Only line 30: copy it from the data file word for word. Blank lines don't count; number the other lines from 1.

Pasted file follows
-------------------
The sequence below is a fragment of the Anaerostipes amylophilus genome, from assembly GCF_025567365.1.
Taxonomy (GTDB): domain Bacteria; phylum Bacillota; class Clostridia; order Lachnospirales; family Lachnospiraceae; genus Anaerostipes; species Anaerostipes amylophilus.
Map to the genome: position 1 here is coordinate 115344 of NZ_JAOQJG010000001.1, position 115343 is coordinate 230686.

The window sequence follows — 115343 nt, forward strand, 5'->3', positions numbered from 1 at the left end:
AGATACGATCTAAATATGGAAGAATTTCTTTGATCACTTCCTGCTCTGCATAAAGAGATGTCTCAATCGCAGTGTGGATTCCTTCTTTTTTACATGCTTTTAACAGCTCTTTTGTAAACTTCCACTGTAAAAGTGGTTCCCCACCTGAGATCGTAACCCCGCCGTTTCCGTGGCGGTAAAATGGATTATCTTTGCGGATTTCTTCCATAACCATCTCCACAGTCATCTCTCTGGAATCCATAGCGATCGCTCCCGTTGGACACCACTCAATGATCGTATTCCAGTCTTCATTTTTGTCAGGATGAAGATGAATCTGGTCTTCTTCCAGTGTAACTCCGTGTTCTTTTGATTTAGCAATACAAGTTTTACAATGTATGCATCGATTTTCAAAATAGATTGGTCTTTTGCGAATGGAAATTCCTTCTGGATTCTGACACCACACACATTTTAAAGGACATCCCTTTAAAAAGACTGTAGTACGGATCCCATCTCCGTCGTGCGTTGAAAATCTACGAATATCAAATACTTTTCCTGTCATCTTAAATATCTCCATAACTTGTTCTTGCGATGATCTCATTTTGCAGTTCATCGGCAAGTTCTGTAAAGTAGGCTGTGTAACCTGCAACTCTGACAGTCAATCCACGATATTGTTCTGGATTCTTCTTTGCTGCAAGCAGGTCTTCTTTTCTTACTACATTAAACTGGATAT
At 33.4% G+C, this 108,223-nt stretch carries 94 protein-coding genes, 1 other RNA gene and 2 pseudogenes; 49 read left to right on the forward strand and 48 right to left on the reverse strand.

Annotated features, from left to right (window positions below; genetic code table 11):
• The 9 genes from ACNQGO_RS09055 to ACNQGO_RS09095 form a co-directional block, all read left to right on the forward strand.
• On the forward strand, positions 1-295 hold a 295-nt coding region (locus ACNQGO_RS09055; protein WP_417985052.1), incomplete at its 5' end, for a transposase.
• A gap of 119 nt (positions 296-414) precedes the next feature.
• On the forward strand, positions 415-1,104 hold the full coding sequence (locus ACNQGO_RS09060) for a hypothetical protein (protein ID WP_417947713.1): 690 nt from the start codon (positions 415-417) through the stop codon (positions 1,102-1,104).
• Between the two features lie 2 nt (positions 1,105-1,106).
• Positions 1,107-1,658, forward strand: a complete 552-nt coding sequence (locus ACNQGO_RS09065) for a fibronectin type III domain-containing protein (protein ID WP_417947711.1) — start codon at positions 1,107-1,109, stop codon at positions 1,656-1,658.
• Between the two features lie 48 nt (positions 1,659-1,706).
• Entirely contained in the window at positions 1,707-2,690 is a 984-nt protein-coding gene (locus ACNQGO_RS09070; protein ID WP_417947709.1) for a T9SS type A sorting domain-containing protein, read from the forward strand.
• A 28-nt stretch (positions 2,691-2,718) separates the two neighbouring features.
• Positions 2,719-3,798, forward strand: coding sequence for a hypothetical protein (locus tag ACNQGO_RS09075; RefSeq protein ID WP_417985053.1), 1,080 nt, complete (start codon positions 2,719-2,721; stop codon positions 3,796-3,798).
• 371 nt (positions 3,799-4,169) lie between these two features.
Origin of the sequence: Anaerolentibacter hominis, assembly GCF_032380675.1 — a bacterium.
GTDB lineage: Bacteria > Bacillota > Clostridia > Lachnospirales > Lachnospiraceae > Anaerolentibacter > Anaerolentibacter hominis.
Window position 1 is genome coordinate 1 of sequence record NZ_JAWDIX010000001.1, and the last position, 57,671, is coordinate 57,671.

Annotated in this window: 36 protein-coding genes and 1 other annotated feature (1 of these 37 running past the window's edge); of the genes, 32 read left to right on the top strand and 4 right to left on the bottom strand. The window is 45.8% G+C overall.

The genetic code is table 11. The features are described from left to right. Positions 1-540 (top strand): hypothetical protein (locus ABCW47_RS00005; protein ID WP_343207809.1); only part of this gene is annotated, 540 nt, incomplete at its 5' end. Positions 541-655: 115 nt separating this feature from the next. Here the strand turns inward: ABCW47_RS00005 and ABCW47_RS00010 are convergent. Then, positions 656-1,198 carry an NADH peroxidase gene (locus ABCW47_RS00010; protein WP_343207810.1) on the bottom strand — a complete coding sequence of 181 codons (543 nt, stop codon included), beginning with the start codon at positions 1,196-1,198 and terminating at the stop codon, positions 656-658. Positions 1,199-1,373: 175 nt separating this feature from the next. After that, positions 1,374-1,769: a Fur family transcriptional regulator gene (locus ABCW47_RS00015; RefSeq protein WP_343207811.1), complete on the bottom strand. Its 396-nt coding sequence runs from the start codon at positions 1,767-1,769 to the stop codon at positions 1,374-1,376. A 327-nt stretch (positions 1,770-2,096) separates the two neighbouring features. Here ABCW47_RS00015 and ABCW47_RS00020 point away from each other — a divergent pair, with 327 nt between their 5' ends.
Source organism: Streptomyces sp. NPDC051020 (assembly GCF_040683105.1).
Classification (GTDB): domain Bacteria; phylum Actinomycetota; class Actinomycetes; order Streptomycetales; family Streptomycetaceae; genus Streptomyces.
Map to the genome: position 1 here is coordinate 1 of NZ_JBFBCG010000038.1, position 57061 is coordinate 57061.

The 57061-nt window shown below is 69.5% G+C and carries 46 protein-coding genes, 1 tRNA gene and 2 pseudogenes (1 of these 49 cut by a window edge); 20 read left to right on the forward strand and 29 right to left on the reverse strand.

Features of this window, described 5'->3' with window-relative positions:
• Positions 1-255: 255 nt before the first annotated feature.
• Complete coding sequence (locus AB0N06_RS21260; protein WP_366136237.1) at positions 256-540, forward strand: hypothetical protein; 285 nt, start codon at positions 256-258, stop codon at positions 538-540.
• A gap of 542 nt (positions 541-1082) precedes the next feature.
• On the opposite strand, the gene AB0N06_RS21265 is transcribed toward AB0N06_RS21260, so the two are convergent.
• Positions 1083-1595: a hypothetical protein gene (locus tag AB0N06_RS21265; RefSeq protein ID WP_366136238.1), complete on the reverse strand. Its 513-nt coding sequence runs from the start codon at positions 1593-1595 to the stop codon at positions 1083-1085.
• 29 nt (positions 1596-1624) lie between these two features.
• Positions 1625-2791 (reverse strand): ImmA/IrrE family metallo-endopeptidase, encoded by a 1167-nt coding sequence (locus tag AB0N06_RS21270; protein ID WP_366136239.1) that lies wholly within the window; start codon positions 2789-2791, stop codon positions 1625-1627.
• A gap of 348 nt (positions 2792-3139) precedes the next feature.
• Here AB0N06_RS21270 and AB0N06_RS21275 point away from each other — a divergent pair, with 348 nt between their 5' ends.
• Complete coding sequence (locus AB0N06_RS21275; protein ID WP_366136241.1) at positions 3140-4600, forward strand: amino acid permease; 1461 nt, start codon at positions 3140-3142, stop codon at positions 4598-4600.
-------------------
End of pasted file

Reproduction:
• Complete coding sequence (locus AB0N06_RS21260; protein WP_366136237.1) at positions 256-540, forward strand: hypothetical protein; 285 nt, start codon at positions 256-258, stop codon at positions 538-540.